Table of Contents
ISRN Nutrition
Volume 2014 (2014), Article ID 561401, 10 pages
Research Article

Influence of Hydration Status on Changes in Plasma Cortisol, Leukocytes, and Antigen-Stimulated Cytokine Production by Whole Blood Culture following Prolonged Exercise

School of Sport, Exercise and Health Sciences, Loughborough University, Ashby Road, Loughborough, Leicestershire LE11 3TU, UK

Received 6 January 2014; Accepted 11 February 2014; Published 12 March 2014

Academic Editors: G. Davison, M. G. Nikolaidis, and K. Stokes

Copyright © 2014 Ida S. Svendsen et al. This is an open access article distributed under the Creative Commons Attribution License, which permits unrestricted use, distribution, and reproduction in any medium, provided the original work is properly cited.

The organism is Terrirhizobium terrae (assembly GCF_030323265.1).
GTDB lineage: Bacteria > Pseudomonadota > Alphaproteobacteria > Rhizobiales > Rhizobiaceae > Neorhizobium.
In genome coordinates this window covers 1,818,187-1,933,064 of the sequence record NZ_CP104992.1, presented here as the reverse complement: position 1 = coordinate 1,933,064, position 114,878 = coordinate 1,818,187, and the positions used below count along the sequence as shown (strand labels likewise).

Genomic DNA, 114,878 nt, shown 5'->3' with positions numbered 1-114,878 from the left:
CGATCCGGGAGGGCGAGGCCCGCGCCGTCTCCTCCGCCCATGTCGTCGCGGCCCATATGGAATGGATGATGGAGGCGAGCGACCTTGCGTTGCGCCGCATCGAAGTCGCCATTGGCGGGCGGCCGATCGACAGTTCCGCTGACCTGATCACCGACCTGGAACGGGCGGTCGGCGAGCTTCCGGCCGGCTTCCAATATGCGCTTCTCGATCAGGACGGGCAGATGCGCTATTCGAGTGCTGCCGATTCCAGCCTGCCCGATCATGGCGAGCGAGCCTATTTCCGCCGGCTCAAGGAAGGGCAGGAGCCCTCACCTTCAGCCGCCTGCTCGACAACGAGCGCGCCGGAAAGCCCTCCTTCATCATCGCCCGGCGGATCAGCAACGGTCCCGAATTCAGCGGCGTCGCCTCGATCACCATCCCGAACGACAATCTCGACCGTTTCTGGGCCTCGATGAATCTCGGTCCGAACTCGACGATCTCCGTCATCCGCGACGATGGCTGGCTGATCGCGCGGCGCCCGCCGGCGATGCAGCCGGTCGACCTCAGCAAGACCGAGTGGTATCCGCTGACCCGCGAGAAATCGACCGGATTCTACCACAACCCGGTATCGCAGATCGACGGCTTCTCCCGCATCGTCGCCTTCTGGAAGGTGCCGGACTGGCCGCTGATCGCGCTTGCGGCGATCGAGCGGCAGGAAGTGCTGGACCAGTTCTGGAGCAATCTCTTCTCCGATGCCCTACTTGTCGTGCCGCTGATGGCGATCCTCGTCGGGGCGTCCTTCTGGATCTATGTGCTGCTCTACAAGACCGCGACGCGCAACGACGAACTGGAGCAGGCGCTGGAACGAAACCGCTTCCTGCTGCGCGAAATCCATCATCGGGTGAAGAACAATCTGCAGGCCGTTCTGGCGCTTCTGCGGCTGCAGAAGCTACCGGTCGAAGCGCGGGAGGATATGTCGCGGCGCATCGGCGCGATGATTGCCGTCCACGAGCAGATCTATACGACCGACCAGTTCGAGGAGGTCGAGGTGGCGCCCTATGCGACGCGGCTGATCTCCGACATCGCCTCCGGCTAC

Elevated antigen-stimulated anti-inflammatory cytokine production appears to be a risk factor for upper respiratory tract illness in athletes. The purpose of this study was to determine the effects of prolonged exercise and hydration on antigen-stimulated cytokine production. Twelve healthy males cycled for 120 min at 60% on two occasions, either euhydrated or moderately hypohydrated (induced by fluid restriction for 24 h). Blood samples were collected before and after exercise and following 2 h recovery for determination of cell counts, plasma cortisol, and in vitro antigen-stimulated cytokine production by whole blood culture. Fluid restriction resulted in mean body mass loss of 1.3% and 3.9% before and after exercise, respectively. Exercise elicited a significant leukocytosis and elevated plasma cortisol, with no differences between trials. IL-6 production was significantly reduced 2 h postexercise ( ), while IL-10 production was elevated postexercise ( ). IFN-γ and IL-2 production tended to decrease postexercise. No significant effect of hydration status was observed for the measured variables. Prolonged exercise appears to result in augmented anti-inflammatory cytokine release in response to antigen challenge, possibly coupled with acute suppression of proinflammatory cytokine production, corresponding with studies using mitogen or endotoxin as stimulant. Moderate hypohydration does not appear to influence these changes.